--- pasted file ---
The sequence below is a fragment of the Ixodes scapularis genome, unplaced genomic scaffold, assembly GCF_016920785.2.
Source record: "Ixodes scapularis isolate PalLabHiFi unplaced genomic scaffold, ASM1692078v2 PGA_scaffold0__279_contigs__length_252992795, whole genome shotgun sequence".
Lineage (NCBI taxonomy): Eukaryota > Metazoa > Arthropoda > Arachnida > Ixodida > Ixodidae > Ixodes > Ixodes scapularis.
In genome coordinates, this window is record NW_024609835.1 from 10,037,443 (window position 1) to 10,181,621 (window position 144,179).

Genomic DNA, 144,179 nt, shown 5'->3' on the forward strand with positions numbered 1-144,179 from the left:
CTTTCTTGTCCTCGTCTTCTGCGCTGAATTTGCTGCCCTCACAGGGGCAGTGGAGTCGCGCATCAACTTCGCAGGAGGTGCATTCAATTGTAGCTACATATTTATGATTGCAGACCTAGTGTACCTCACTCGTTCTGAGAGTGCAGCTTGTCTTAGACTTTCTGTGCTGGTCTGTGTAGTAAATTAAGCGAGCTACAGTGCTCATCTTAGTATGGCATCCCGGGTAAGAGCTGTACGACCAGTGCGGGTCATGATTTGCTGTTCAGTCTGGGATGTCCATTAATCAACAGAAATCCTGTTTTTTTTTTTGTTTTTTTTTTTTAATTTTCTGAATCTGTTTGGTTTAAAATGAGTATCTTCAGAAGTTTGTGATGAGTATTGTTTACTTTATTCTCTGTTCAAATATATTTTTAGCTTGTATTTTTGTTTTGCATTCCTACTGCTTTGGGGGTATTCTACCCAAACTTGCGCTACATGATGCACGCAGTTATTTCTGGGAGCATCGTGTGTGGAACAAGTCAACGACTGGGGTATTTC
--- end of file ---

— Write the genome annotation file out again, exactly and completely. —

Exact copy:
The sequence below is a fragment of the Ixodes scapularis genome, unplaced genomic scaffold, assembly GCF_016920785.2.
Source record: "Ixodes scapularis isolate PalLabHiFi unplaced genomic scaffold, ASM1692078v2 PGA_scaffold0__279_contigs__length_252992795, whole genome shotgun sequence".
Lineage (NCBI taxonomy): Eukaryota > Metazoa > Arthropoda > Arachnida > Ixodida > Ixodidae > Ixodes > Ixodes scapularis.
In genome coordinates, this window is record NW_024609835.1 from 10,037,443 (window position 1) to 10,181,621 (window position 144,179).

Genomic DNA, 144,179 nt, shown 5'->3' on the forward strand with positions numbered 1-144,179 from the left:
CTTTCTTGTCCTCGTCTTCTGCGCTGAATTTGCTGCCCTCACAGGGGCAGTGGAGTCGCGCATCAACTTCGCAGGAGGTGCATTCAATTGTAGCTACATATTTATGATTGCAGACCTAGTGTACCTCACTCGTTCTGAGAGTGCAGCTTGTCTTAGACTTTCTGTGCTGGTCTGTGTAGTAAATTAAGCGAGCTACAGTGCTCATCTTAGTATGGCATCCCGGGTAAGAGCTGTACGACCAGTGCGGGTCATGATTTGCTGTTCAGTCTGGGATGTCCATTAATCAACAGAAATCCTGTTTTTTTTTTTGTTTTTTTTTTTTAATTTTCTGAATCTGTTTGGTTTAAAATGAGTATCTTCAGAAGTTTGTGATGAGTATTGTTTACTTTATTCTCTGTTCAAATATATTTTTAGCTTGTATTTTTGTTTTGCATTCCTACTGCTTTGGGGGTATTCTACCCAAACTTGCGCTACATGATGCACGCAGTTATTTCTGGGAGCATCGTGTGTGGAACAAGTCAACGACTGGGGTATTTC